Nunatsiaq News
NEWS: Nunavut January 09, 2004 - 1:30 pm

Karetak-Lindell to seek third term in Ottawa

"I have no intention of running in the territorial election"

NUNATSIAQ NEWS

PATRICIA D’SOUZA

Nunavut MP Nancy Karetak-Lindell says she wants to contest her seat in the upcoming federal election, and she’s prepared to wage a battle for the Liberal nomination.

In an interview this week, Karetak-Lindell confirmed she wants to stay in federal politics and laid to rest rumours that she will run for a seat in the Nunavut legislative assembly.

“I have no intention of running in the territorial election,” she said. “Yes, people have asked me and wondered if I was interested, if I was going to go over to the territorial election, but at this point and time, no.”

She said Parliament Hill is still exciting for her, and, with her family’s support, she wants to return for a third term.

“The way I’ve been doing my job, it’s been a different job, really, every term. So I’m definitely going to try and win my seat back as a federal MP,” she said.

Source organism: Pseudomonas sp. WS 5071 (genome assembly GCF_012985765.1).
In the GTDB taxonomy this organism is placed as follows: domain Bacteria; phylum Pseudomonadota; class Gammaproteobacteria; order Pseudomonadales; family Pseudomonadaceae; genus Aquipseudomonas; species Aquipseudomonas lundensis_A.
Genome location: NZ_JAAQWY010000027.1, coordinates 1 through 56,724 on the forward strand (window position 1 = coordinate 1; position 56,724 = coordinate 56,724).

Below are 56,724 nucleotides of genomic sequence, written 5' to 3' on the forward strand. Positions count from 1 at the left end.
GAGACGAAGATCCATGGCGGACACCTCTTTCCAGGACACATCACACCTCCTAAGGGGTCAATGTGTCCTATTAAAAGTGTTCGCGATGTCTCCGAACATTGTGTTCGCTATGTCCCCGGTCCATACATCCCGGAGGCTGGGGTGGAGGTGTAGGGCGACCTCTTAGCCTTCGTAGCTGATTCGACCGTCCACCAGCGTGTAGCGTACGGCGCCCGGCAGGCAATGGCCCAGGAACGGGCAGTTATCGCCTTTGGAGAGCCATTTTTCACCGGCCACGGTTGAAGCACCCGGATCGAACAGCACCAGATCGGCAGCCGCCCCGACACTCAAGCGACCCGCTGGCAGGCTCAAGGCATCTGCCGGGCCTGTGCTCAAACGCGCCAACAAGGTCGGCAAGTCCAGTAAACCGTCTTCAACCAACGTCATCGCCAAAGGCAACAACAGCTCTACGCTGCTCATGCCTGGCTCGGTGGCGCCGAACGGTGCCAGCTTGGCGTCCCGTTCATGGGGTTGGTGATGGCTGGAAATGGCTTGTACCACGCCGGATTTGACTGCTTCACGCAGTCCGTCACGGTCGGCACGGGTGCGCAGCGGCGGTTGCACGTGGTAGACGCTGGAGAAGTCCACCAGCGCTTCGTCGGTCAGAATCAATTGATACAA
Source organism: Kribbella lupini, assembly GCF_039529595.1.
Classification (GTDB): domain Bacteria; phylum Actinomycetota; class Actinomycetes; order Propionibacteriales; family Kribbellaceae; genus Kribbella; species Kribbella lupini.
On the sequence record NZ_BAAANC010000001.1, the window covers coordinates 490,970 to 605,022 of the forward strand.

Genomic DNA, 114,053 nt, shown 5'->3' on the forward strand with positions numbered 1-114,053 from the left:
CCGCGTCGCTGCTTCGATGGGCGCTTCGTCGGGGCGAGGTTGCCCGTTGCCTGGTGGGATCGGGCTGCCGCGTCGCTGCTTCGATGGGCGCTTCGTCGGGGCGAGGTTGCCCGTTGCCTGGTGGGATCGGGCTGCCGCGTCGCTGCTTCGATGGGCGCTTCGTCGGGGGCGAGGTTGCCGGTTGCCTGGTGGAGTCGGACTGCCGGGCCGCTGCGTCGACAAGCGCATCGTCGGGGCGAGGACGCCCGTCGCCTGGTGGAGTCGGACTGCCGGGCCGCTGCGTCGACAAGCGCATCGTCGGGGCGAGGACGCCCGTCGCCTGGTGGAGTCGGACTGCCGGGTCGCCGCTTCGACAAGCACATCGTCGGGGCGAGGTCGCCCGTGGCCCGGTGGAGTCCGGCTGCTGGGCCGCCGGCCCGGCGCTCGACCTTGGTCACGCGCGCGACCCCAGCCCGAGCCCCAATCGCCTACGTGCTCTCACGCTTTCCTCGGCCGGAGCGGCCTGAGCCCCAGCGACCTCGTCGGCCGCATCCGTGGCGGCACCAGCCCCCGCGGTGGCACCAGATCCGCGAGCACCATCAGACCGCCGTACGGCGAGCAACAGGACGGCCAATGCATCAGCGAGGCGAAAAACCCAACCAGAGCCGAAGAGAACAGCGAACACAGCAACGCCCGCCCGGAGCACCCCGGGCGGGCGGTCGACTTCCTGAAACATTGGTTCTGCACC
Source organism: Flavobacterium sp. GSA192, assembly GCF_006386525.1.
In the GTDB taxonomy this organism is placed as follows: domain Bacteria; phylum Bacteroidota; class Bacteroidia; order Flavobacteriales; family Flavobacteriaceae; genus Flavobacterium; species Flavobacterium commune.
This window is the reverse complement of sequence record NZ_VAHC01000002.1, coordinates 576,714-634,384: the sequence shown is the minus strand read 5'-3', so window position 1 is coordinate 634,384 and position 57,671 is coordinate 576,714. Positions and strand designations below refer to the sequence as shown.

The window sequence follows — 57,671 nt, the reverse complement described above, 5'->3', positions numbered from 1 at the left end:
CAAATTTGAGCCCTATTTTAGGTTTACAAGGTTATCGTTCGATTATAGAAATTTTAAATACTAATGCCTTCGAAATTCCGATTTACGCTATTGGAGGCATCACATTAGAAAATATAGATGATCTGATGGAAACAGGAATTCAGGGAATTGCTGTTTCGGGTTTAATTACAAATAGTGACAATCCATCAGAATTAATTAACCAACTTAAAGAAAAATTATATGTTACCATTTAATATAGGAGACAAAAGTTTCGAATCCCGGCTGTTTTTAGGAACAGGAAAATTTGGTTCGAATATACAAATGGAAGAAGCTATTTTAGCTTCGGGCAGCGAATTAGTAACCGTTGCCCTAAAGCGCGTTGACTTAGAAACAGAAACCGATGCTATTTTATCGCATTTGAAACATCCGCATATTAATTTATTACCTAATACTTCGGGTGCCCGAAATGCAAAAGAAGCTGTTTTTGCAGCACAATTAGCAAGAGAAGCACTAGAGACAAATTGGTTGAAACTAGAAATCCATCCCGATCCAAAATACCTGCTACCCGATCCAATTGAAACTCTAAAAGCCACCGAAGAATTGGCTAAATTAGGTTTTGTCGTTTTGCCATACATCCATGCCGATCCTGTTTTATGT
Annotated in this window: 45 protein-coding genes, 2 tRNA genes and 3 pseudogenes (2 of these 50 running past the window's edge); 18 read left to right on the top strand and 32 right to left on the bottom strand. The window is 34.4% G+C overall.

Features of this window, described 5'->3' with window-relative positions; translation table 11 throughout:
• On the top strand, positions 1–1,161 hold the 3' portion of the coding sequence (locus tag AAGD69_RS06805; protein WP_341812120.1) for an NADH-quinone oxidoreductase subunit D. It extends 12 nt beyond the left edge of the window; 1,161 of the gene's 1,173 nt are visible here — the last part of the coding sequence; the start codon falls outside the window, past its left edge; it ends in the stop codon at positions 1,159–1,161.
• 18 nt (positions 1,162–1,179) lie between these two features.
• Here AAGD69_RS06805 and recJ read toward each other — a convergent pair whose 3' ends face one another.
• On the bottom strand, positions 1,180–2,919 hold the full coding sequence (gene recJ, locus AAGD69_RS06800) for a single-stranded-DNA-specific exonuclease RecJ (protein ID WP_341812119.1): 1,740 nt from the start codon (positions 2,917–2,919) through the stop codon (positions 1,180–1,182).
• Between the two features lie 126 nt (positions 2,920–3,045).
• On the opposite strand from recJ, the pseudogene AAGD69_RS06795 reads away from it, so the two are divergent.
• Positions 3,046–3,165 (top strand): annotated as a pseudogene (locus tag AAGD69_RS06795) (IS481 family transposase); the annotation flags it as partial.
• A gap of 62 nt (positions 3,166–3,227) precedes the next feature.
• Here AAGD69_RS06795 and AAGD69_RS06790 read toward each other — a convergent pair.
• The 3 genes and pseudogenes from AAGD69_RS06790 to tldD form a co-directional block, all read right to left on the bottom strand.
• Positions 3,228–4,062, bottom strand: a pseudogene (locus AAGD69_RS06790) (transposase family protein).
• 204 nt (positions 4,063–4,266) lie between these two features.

But, though her relationship with Paul Martin goes back to her first term, when he was minister of finance, she knows that he has no plans to protect incumbents. And she knows she may have competition for the Liberal nomination.

“I could. That’s a reality and I accept that,” she said.

In the meantime, however, she will observe the Nunavut territorial election from Ottawa without getting involved.

“I feel it’s a time for people to make decisions about who’s right for their community, and I have to work with whoever gets in there,” she said.

“We all have to put aside our personal feelings and work for the future of Nunavut. As large as the territory is, it’s really a small community. I don’t believe that elected people should put their personal views ahead of what is right for the territory, and I think we have to learn to work together no matter what our personal views might be.”

In 1997, Karetak-Lindell took 47.2 per cent of the vote in Nunavut, comfortably ahead of her nearest rival, Hunter Tootoo, who ran for the New Democrats and took 24.6 per cent of the vote, but by a considerably thinner margin than Jack Anawak, her Liberal predecessor.

In 2000, she won by an overwhelming margin, with 68.5 of the vote. Her nearest competitor, Palluq Susan Enuaraq of the NDP, took just 18.6 per cent.

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